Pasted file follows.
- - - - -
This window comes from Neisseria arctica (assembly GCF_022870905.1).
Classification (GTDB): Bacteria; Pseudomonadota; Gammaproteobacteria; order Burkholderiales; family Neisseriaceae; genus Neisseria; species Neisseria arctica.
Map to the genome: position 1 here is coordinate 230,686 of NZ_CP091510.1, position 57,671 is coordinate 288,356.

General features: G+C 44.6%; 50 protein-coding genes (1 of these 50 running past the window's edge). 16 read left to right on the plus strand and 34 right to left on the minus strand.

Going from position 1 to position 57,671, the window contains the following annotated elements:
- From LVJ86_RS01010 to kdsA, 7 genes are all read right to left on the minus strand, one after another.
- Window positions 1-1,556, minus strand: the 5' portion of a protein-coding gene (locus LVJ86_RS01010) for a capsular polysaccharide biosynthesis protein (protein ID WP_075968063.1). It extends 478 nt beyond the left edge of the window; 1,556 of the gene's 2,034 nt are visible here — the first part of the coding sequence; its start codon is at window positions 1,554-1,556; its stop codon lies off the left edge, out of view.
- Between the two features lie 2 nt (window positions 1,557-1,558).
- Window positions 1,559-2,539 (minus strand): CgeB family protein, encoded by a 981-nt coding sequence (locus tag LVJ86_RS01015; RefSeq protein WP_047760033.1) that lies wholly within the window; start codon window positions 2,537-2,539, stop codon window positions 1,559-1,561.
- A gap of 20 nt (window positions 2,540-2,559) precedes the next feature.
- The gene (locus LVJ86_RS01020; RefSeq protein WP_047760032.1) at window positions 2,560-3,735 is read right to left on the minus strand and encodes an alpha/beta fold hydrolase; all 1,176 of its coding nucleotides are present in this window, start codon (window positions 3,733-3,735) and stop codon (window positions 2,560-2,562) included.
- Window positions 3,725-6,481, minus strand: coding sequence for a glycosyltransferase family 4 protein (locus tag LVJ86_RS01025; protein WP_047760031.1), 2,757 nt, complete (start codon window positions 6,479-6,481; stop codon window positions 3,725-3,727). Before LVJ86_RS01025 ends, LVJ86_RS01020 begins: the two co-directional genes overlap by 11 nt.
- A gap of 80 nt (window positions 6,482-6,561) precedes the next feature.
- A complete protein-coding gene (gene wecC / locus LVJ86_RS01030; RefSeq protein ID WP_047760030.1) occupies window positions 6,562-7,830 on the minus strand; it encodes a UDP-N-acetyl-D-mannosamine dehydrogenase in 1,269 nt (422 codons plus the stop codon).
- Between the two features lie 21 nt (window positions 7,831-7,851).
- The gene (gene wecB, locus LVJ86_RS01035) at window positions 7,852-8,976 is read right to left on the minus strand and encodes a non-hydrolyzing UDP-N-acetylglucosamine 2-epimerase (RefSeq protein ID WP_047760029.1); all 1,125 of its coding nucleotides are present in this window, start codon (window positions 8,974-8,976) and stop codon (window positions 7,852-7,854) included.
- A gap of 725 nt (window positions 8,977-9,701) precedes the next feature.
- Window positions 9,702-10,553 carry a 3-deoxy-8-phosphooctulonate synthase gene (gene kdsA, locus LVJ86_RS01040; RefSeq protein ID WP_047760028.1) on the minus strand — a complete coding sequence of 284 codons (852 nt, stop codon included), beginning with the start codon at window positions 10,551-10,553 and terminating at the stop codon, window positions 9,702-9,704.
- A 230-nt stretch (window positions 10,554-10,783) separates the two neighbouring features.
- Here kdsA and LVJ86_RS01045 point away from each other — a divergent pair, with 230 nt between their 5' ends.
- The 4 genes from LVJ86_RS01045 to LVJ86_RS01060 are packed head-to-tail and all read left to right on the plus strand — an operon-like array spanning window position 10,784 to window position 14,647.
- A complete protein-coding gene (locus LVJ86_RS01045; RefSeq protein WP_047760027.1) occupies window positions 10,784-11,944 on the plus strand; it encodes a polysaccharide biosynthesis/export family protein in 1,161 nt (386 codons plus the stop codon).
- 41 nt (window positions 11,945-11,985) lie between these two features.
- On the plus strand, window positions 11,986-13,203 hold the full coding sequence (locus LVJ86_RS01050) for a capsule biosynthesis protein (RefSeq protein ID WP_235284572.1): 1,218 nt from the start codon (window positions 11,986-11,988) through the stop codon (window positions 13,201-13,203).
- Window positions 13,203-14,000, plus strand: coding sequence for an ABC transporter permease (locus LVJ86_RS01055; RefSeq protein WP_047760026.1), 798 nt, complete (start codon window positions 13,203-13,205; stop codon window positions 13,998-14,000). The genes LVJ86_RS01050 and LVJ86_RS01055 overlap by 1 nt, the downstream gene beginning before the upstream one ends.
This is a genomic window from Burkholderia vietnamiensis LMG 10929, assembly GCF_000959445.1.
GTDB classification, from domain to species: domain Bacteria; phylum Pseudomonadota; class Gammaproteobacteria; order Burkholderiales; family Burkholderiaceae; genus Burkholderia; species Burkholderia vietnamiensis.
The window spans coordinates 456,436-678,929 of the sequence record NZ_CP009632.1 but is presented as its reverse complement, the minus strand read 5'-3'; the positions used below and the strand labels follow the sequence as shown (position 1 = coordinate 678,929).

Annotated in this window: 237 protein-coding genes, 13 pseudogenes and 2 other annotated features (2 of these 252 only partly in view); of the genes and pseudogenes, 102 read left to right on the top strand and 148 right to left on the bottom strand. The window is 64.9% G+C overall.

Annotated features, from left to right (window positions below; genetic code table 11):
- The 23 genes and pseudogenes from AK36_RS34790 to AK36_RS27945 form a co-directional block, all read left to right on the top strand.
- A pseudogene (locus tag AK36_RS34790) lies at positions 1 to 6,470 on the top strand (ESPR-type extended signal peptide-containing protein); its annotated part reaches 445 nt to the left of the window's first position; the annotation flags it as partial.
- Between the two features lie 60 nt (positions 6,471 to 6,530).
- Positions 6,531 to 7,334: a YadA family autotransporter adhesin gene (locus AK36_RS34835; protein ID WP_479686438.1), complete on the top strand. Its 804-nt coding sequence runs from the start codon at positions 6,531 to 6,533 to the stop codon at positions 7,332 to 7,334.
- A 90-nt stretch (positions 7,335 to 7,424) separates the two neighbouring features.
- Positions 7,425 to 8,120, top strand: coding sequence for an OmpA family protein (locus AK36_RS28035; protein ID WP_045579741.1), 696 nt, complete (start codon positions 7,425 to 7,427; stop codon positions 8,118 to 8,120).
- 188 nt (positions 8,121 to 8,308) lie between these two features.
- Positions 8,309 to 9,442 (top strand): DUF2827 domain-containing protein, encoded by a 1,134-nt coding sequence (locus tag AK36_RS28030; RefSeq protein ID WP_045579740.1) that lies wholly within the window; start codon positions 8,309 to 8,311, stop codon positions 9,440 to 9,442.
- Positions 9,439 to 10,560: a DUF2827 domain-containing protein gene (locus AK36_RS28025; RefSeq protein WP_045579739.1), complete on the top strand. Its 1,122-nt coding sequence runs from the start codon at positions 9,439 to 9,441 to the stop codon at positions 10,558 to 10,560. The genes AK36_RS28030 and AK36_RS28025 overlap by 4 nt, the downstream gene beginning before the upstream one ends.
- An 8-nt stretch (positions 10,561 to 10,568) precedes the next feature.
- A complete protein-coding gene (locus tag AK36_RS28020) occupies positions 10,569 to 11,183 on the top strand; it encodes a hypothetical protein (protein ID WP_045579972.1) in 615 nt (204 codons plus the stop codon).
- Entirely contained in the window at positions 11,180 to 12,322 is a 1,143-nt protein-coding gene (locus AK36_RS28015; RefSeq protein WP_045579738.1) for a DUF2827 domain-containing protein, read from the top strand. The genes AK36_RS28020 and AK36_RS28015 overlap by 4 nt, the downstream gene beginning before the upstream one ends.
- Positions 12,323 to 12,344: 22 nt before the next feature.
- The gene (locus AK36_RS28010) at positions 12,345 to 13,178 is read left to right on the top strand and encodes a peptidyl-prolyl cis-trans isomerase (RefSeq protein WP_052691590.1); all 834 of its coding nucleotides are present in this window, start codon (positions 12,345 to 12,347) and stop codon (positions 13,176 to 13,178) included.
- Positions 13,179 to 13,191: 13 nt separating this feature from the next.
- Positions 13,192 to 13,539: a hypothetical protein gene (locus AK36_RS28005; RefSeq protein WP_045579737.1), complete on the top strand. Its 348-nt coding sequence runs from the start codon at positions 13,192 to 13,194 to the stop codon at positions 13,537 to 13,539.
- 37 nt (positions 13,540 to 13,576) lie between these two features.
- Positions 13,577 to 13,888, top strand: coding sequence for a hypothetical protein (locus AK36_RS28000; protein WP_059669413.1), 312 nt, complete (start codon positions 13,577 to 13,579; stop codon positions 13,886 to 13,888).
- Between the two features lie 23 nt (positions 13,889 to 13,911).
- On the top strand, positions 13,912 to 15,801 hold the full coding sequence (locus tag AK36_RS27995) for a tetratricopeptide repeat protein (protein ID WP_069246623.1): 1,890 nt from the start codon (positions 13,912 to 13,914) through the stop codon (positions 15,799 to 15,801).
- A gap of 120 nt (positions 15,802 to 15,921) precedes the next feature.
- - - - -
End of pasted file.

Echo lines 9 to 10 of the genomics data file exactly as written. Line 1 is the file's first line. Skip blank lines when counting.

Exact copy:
- Window positions 1,559-2,539 (minus strand): CgeB family protein, encoded by a 981-nt coding sequence (locus tag LVJ86_RS01015; RefSeq protein WP_047760033.1) that lies wholly within the window; start codon window positions 2,537-2,539, stop codon window positions 1,559-1,561.
- A gap of 20 nt (window positions 2,540-2,559) precedes the next feature.